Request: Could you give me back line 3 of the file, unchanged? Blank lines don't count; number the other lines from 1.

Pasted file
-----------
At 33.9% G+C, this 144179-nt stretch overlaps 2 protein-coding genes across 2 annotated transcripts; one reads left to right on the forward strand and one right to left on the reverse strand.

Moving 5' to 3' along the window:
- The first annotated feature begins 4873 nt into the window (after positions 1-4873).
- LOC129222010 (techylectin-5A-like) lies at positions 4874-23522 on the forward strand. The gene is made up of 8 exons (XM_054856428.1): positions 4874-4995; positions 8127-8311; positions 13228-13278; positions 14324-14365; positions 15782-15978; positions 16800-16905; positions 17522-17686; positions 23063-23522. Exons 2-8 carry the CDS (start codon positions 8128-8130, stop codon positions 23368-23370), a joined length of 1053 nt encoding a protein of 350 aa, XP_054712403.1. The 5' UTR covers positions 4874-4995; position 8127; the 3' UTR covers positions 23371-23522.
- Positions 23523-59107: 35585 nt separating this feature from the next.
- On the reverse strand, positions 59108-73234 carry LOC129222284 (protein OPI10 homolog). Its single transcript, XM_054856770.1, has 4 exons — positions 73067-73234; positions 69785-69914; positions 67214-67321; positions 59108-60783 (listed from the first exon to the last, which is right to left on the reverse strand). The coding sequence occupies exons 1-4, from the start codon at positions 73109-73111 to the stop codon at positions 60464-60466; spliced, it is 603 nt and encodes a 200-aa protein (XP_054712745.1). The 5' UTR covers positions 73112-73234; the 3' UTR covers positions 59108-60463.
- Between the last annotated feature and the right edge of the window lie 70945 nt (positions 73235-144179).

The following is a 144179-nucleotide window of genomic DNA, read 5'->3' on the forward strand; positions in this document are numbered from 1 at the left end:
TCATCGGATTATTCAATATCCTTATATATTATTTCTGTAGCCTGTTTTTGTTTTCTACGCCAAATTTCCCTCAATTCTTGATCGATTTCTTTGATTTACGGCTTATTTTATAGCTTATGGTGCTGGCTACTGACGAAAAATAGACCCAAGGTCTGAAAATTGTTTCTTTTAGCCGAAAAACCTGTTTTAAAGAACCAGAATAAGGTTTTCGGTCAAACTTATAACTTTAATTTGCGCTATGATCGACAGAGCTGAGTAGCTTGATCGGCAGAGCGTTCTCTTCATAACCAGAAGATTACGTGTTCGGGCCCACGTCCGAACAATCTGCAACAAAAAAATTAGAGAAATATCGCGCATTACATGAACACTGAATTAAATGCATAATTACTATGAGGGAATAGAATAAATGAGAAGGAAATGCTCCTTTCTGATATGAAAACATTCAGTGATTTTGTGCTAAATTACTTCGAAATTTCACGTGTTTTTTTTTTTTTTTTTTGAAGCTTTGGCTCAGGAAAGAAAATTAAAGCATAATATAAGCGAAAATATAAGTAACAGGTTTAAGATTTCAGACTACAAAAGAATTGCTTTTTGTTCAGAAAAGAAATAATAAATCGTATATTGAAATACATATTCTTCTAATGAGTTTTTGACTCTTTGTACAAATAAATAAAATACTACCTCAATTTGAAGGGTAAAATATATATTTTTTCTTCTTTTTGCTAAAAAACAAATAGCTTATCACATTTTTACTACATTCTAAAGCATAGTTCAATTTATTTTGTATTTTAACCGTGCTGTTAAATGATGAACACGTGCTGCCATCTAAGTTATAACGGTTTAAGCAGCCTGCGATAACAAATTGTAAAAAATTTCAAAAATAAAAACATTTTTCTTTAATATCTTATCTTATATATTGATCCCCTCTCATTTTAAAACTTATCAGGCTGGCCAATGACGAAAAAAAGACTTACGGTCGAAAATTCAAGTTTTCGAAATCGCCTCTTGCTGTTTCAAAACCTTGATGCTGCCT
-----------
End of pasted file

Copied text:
- The first annotated feature begins 4873 nt into the window (after positions 1-4873).